Homeless Garden Project Retail Store brings organic homemade products to Santa Cruzans made by people who need the help.
At the new traffic circle close to the wharf, retail store opened its doors Friday for the first “Sweets and Treats” party.
Over 120 people got a jump on their holiday shopping as they sampled locally-donated wines and project-made organic treats, like lavender-infused brownies and shortbread. The mixes are sold in reusable Mason jars.
Trainees learn about sustainable agriculture and organic farming at HGP’s three-acre Natural Bridges Farm. Then they attend workshops to learn how to transform some of their raw produce into art.
“They make organic products like the seashell wreaths, which represent where we live since our business is so close to the ocean. We select six different herbs, all from the farm, and the shells are indigenous as well,” said Tamara Cucchiara-Sitka, manager of the retail store and the Women’s Organic Flower Enterprise (WOFE).
Sometimes locals will stop by the store and give them seashells to use in their creations. “All the money goes back to the farm so HGP can double or triple how many people they can get off the street and into the farm,” she added.
Matthew Skaarup, the garden’s development coordinator, said working here can be a big step on an important path to independence.
“For folks who are homeless and unemployed, putting them back to work in a situation where other people are counting on them and where their production is valued is really important. It’s a great opportunity for people to create something new for themselves, be a part of a new community and start reaching for something bigger.”
Cucchiara-Sitka said that the trainees eat free and are paid for eight hours of work per day. “All of them are now living in a shelter, except one man and we’re working with him.”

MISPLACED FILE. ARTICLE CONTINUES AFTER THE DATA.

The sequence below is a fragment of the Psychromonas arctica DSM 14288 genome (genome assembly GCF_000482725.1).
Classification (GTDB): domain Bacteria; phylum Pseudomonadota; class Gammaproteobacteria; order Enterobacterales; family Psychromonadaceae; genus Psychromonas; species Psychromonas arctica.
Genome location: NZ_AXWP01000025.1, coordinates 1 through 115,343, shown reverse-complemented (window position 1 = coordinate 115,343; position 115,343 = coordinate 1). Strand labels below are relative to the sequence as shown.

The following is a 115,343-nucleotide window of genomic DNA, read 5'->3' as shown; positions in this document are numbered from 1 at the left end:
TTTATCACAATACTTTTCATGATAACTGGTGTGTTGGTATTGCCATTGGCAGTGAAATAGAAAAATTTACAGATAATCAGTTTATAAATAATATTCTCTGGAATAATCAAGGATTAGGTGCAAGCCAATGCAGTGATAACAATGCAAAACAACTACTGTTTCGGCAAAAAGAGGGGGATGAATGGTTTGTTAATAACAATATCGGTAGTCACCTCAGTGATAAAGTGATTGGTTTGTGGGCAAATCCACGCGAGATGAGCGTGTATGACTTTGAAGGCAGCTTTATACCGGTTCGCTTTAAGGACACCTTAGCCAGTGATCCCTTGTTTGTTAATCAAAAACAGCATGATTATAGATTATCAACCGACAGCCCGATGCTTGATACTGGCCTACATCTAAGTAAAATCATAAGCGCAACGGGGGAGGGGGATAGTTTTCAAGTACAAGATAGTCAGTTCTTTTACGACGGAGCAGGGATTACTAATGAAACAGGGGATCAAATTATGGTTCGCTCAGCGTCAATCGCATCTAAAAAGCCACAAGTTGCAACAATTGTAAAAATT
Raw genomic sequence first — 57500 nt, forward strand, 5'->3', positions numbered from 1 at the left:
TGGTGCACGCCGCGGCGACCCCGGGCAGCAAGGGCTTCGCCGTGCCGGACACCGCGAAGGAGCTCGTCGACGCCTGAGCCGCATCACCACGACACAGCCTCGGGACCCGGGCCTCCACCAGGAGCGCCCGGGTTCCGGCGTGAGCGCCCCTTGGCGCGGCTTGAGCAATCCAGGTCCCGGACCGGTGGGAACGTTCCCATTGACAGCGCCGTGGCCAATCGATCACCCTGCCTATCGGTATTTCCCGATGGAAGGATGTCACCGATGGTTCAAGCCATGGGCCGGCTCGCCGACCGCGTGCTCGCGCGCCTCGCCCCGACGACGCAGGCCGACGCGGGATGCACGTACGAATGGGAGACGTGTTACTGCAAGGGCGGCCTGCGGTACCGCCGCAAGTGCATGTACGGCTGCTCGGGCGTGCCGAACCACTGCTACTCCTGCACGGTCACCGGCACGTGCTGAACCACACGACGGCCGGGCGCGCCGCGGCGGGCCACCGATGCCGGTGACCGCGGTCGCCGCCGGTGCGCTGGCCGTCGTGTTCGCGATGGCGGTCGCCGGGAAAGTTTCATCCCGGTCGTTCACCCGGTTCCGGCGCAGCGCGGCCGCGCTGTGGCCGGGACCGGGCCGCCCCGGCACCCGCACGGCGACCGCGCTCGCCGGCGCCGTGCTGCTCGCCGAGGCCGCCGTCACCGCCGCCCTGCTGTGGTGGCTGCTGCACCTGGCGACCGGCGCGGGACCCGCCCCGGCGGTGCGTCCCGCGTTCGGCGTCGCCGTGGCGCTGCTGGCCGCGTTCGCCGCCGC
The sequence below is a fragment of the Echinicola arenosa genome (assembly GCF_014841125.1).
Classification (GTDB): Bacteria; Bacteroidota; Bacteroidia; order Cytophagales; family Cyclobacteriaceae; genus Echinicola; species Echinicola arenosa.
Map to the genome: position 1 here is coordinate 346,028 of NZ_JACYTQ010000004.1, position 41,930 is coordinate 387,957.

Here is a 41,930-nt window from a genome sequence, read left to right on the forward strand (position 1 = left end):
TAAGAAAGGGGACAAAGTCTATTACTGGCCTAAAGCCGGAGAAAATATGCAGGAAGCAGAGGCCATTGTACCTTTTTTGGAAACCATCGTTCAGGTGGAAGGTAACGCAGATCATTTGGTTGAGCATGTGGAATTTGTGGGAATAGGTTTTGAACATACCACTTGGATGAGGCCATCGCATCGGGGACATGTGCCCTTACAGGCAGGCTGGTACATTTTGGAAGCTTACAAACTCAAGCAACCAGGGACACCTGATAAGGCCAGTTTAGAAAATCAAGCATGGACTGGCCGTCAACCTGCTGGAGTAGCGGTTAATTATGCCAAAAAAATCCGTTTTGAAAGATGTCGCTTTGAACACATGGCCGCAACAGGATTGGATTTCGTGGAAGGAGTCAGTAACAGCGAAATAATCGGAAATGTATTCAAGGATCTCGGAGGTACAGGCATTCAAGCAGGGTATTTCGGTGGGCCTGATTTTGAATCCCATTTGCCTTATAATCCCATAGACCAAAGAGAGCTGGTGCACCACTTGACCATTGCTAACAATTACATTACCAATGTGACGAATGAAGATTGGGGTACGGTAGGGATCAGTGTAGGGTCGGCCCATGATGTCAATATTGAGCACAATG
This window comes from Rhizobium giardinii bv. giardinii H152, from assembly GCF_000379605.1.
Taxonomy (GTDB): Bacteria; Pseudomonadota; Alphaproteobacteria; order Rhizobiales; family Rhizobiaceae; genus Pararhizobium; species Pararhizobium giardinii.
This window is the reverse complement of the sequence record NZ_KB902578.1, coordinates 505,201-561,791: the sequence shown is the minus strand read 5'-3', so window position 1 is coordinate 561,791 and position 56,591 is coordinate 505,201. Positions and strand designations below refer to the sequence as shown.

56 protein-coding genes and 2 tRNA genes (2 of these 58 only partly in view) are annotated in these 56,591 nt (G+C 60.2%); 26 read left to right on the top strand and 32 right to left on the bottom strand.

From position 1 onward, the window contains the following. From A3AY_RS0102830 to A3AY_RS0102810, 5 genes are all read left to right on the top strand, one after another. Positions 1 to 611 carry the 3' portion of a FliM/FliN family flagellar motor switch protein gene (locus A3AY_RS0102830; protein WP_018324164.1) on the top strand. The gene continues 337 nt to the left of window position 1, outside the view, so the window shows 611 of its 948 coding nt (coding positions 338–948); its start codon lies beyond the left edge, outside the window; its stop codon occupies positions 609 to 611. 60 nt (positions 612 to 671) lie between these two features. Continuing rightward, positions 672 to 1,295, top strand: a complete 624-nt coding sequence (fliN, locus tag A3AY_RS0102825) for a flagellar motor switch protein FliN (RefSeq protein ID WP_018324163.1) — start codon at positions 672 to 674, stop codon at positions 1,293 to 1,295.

In 1991 The Homeless Project Garden opened as the first organic community-supported agriculture in the county, selling produce from the farm from May-October to subscribers.
“It’s a great opportunity for folks to invest in the farm and get their products locally,” said Skaarup.”You can get a boxful of vegetables every week for 26 weeks. You can also come to the farm and work side by side with trainees as a volunteer.”
The Holiday Store opens November 21st next to O’Neill’s on Pacific Avenue downtown and will close on Christmas Eve. Products include artisan candles, whose raw product comes from local beekeepers, and is transformed into hand-made gifts by a staff member who used to be a trainee.
“We’ll be introducing our succulents. We have been working with a couple of master gardeners who are using reused and recycled pots,” said Cucchiara-Sitka. “People from all over, even Monterey and Santa Clara counties, make it a tradition to buy our wreaths.”
Volunteers are needed as gift wrappers, ambassadors to welcome and educate shoppers about HGP’s mission, and as shift managers. Contact Kelly Mercer, volunteer coordinator, at the retail store.
“We are looking for local artists who would like to sell their art in our Holiday Store,” said Cucchiara-Sitka. “We are looking for art forms that represent gardens, farms, food, community, re-purposed, recycled, reused, unique cards and jewelry, flowers, paintings and photos of our farm and Santa Cruz County.
Join us in the Season of Giving.” Contact her at firstname.lastname@example.org if you are interested.
What special events are happening next year?
“We are in the developmental stages of planning a dinner and
movies series for the winter starting in January. We would focus on the theme of sustainability and partner with local restaurants,” said Skaarup.
“This summer we started a sustained dinner series out at the farm to educate people on what’s happening at the Project. They were really successful,” he said. “We partnered with local chefs who donated their time. We had head chefs from Gabriella’s and Conscious Creations Cafe in Santa Cruz and Oak Tree Ristorante in Felton, featuring all locally-sourced ingredients.”
According to Skaarup the series of three will continue next summer. “We have a unique setting out there, a three acre organic farm, and it’s a beautiful spot on the Westside, really close to the ocean at sunset.”
Cucchiara-Sitka admitted that sometimes she has gone to work
concerned that she had not been able to sleep well the night before, and then realized that one of the trainees “was concerned the night before because it was raining and how uncomfortable the cardboard box was. Fortunately, Santa Cruz has a big heart for the homeless.”
Retail store location:
Address 30 West Cliff Dr. @ Depot Park,Santa Cruz, CA 95060
Hours Tue & Fri: 10am-5pm, Mon, Wed & Thurs: 10 a.m.-3 p.m.